Any errors in Spook are redeemed by Roach’s ability to turn a phrase, and the numerous laugh-out-loud moments that she conjures up. Gary Schwartz’s unremitting good humour in the face of “an extraordinary amount” of cynical criticism has him described as “a Pooh bear among the skeptic society Eeyores”. The afterlife exploits of Chopin inspire the phrase “who has, we learn, resumed composing following a brief stint decomposing”. In describing the sound someone made when subjected to a haunting, Roach says to “imagine an opera singer being garotted at the crescendo of an aria.” Perhaps my personal favourite was the succinct painting of the scene of a New Age gift shop she entered: “People who enjoy fairies and dolphins have a wide range of purchase options here.”
However, a negative element of Roach’s writing – though once again, in attempting humour – is her rather regular ascerbic stabs at people whom she doesn’t know…and who are also often deceased, so unable to reply to her comments. She suggests that pioneering British researcher – and psychical investigator – Sir Oliver Lodge was “possibly a few envelopes short of a stationery set.” When discussing a particular research study by Karlis Osis, who died in 1997, she concludes that “either Tanous was some sort of bizarre on-call living ghost, or Osis was a deluded or sloppy researcher.” Beyond that, Roach also seems to have a fixation with odd names which can raise a laugh (perhaps as a consequence of her own childhood?). In a footnote regarding how she is an “unabashed fan of the SPR” (Society for Psychical Research), she says “[I] take it as nothing beyond happy coincidence that the SPR membership roster has at one time or another included a Mrs. H.G. Nutter, a Harry Wack, and a Mrs. Roy Batty”. Although it seems a bit childish most of the time, the sheer amount of name wordplay that she uncovers during the course of the book almost becomes a Fortean mystery in itself.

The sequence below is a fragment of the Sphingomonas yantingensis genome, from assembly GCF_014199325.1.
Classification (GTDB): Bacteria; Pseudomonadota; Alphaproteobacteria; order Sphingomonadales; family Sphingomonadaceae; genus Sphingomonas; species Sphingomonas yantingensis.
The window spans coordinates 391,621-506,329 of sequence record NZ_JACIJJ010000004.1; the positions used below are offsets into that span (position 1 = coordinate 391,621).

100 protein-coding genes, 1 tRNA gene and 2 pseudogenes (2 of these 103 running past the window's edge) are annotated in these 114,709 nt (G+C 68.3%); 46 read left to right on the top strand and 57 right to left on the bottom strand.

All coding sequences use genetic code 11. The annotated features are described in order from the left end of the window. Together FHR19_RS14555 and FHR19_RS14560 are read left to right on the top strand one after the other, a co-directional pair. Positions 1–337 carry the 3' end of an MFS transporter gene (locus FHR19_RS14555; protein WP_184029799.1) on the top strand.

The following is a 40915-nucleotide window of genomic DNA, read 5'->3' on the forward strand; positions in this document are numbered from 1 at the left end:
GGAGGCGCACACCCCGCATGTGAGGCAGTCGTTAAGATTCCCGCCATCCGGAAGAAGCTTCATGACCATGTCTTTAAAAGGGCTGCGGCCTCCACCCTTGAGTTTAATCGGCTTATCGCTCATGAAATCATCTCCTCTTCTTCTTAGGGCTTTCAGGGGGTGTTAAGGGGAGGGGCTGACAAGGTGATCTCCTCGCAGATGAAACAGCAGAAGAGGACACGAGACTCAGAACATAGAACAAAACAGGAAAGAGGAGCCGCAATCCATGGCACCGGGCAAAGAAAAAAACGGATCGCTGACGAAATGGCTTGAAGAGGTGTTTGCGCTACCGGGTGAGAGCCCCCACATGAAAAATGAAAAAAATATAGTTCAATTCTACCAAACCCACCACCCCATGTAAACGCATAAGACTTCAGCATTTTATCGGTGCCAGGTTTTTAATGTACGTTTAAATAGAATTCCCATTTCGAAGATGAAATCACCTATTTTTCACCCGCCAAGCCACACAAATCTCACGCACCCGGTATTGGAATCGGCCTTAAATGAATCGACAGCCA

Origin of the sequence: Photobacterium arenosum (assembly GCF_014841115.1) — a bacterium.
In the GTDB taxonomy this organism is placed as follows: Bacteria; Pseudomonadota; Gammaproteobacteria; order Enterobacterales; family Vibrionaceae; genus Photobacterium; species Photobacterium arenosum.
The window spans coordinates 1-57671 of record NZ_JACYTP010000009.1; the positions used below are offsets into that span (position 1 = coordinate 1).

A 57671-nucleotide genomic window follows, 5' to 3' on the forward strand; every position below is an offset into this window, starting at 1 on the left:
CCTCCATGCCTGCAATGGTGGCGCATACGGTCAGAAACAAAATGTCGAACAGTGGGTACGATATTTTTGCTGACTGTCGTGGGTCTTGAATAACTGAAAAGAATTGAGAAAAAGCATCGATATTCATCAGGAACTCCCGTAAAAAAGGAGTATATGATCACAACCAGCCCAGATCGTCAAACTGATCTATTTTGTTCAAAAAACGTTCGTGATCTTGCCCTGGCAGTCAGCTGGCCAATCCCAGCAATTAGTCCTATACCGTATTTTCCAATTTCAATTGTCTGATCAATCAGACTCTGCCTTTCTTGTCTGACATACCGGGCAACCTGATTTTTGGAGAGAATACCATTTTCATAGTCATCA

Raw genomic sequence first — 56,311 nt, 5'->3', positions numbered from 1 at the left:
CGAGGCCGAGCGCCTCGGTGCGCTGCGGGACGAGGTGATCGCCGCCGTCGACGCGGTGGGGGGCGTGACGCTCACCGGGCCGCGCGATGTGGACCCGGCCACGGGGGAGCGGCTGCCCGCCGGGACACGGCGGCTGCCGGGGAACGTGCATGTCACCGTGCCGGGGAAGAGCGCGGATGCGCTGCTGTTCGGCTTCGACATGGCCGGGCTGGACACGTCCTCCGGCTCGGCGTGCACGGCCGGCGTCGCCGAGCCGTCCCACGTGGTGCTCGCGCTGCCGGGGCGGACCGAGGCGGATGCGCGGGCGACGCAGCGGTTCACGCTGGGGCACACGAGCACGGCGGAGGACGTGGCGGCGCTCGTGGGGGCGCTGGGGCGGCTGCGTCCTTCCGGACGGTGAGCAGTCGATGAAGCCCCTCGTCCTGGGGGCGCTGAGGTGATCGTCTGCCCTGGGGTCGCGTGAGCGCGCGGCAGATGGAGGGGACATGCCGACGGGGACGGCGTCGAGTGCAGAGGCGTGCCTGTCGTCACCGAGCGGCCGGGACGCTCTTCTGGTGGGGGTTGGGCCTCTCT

Surprisingly, given the cynical humour that underpins the book, Roach ends with a serious little 3 page section titled “Last Words”. In it, she confesses that her research has changed her mind somewhat from the skeptical position:
I guess I believe that not everything we humans encounter in our lives can be neatly and convincingly tucked away inside the orderly cabinet of science. Certainly most things can…but not all. I believe in the possibility of something more – rather than in any existing something more. It’s not much, but it’s more than I believed a year ago.
Spook is a fun romp. The problem with the book – apart from the regular ‘nasty’ jabs already mentioned – almost entirely rests with the subtitle. If anybody wants to discuss science tackling the afterlife, and delve back into the historical record, then there is no excuse for not mentioning the case of Leonora Piper – probably the most scientifically tested medium of all time, and who convinced a number of the greatest thinkers of the late 19th century that there was something after death. Spook is an entertaining and informative book about afterlife research by scientists, but there is no doubt that the topics discussed in its 300 or so pages were guided primarily by the writer’s desire for “entertainment”, with “informative” taking a back seat (there’s no index…something that annoys me no end!). But entertaining it is, and well worth picking up! Just don’t assume that it provides a good summary of the evidence for an afterlife. Roach ends Spook with the words, “the debunkers are probably right, but they’re no fun to visit a graveyard with. What the hell. I believe in ghosts.” It’s plenty of fun to visit the metaphorical graveyards in Spook with Mary Roach.